It’s difficult to put your finger on exactly what is wrong with a side so crammed full of talent it can go to Chelsea and play so well one week and perform so abjectly the following week. At least we were spared the usual “we had all the possession and were unlucky” speech post match. Roeder finally admitted that the performance was “unacceptable”. Whatever your views on the current manager it is clear that he is being let down big time by the players at the moment. The big question is does Roeder have any idea what is he going to do about it? I hope he sorts it out soon because I’m now out of adjectives to use to describe our home performance and, if things don’t improve, I really will have to recycle these match reports.
David James (5) Had little in the way of saves to make but was partly at fault for the first goal when he failed to get everything behind the ball.
Sebastien Schemmel (4)You know in soap operas when another actor replaces a character and nobody appears to notice. I’m sure that’s what has happened to the role of Archie. Last year’s player of the season disappeared for an operation and has been replaced by a vastly inferior actor with a completely different haircut. Well have you got a better explanation for his alarming loss of form?
Scott Minto (6) An unspectacular match. Nothing good or bad sticks in the memory at the moment so gets the top mark for the defence by default really.
Tomas Repka (3) Poor positional sense for the second goal. Was fortunate that John was adjudged to have backed in earlier on for one challenge which another referee might have adjudged to have been a penalty.
Gary Breen (3) Very poor. Culpable over both goals. Tried to be too clever over the first and was not nearly close enough to John for the second.
Trevor Sinclair (5) Needs the ball to be played out early to him while he has the space on the right. Carrick appeared to be the only one who realised this. Sadly he failed to make best use of it. Shot at the near post in the second half when Defoe and Carrick would have equalised.
Michael Carrick (7) Given the stick he’s had from some quarters, and bearing in mind how poor the overall team performance was, I felt that Carrick actually played quite well. Some excellent passing which deserved better from his team mates.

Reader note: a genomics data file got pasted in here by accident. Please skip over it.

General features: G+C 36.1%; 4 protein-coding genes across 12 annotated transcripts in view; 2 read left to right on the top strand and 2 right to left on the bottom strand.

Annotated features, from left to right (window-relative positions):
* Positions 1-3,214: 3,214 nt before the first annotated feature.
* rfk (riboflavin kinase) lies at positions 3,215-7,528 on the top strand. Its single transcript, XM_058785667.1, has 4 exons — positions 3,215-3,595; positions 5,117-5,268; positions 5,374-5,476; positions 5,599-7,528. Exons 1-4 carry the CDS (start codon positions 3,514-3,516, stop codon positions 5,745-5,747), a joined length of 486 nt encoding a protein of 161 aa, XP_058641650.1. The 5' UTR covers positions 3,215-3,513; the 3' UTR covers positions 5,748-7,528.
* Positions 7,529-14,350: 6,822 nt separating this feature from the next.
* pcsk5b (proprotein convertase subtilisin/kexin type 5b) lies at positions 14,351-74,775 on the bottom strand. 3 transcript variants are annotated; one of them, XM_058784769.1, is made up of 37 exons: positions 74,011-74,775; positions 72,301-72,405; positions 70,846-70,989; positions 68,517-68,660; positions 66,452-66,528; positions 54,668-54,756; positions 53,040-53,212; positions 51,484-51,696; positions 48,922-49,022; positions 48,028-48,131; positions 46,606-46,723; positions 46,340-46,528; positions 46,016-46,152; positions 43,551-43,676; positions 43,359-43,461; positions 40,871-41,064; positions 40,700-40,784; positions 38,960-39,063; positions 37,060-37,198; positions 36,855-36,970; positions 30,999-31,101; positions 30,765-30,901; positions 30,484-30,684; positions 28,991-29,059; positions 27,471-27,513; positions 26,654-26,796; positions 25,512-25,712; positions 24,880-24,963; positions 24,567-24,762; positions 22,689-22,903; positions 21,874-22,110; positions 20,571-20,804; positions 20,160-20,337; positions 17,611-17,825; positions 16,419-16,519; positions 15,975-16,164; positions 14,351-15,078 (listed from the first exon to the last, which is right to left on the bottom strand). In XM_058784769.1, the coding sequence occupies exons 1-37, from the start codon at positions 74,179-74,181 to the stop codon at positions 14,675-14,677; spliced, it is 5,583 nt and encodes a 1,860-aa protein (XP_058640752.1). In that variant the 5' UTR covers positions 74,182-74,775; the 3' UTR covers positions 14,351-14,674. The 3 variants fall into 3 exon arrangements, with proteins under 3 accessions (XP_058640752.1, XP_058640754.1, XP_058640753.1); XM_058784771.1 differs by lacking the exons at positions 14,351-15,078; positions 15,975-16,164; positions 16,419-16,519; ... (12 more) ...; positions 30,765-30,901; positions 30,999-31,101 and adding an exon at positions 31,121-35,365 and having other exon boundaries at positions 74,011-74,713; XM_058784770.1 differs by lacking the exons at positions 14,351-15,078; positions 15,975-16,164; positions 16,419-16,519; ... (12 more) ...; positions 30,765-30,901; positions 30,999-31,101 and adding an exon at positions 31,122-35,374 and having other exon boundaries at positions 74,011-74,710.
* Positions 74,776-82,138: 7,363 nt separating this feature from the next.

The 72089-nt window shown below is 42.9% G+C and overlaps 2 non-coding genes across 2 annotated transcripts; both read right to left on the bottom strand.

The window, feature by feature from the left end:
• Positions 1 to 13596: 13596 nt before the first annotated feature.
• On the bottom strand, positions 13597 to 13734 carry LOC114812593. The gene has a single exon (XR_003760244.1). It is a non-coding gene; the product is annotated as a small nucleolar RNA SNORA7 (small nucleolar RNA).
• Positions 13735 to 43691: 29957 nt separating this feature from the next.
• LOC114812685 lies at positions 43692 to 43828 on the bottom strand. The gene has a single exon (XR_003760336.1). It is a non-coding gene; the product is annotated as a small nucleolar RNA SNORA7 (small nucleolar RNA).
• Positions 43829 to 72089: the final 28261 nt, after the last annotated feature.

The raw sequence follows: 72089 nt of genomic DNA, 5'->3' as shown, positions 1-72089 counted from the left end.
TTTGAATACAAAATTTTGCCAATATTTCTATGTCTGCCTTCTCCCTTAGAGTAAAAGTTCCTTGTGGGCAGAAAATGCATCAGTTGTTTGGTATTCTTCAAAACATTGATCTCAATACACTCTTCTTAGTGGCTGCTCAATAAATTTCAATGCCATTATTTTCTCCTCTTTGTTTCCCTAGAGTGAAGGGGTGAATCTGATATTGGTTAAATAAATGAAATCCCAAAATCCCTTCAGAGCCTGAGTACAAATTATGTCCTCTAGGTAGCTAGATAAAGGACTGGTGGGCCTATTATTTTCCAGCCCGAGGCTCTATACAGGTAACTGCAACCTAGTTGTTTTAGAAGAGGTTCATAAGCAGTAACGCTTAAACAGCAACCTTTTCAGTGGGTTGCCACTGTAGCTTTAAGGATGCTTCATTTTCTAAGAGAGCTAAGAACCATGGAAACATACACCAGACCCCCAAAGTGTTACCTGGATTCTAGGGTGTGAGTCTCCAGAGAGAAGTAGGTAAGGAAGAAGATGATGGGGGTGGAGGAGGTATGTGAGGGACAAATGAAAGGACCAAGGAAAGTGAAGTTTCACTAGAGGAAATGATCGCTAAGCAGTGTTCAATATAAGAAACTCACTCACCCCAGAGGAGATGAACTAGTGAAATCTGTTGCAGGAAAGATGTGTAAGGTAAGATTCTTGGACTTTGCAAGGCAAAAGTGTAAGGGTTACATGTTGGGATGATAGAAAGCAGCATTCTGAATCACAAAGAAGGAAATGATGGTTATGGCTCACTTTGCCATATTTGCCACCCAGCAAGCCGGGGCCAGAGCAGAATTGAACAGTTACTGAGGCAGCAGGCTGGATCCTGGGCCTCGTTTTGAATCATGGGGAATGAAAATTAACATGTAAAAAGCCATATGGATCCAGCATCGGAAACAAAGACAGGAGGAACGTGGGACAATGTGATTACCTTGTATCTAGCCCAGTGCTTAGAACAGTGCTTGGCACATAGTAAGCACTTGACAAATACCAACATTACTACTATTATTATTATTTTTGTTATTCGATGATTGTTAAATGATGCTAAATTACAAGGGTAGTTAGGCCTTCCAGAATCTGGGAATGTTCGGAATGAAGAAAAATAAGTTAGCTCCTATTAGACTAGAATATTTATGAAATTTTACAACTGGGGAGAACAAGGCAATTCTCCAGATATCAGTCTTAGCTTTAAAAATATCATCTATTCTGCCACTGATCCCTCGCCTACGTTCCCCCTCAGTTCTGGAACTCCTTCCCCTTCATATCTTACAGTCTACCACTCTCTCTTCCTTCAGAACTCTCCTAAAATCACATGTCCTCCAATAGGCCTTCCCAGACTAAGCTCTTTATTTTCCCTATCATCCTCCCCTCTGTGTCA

Steve Lomas (6) Can consider himself slightly unlucky not to have notched the equaliser thanks to Purse’s “save”. Otherwise, as with Minto, nothing else springs to mind over the 90 minutes.
Joe Cole (5) Failed to grab the game by the scruff of the neck in any way shape or form. Saved from a lower mark by his splendid finish from Di Canio’s pass.
Paolo Di Canio (6) Some nice touches set up the goal and put Sinclair through in the second half. Unfortunately the flashes of inspiration were few and far between,
Jermain Defoe (4) Made one run and shot narrowly wide in the first half. Otherwise was completely anonymous.
Ian Pearce (5) Didn’t register on the radar at all.
Titi Camara (5) Came on with a point to prove but given little opportunity given the lack of service from our midfield.
Ref: P.Dowd (5) Gave mystifying free kicks for innocuous aerial challenges whilst missing more obvious stuff. Didn’t help the flow of an already scrappy the match one bit.
West Ham United: James, Schemmel (Pearce 72), Breen, Repka, Minto, Cole (Camara 72), Carrick, Lomas, Sinclair, Defoe, Di Canio.
Subs not used: Van Der Gouw, E.Cisse, Winterburn.
Birmingham City: Vaesen, Kenna, Cunningham, Purse, Damien Johnson, Devlin, A.Cisse, Savage, Lazaridis (Powell 84), John (Horsfield 83), Morrison.
Subs not used: Bennett, Vickers, Kirovski.
Goals: John (3, 43), Cole (16)
Booked: Minto, Carrick, A.Cisse
Referee: P.Dowd (5).
KUMB Man of the Match: Michael Carrick (7)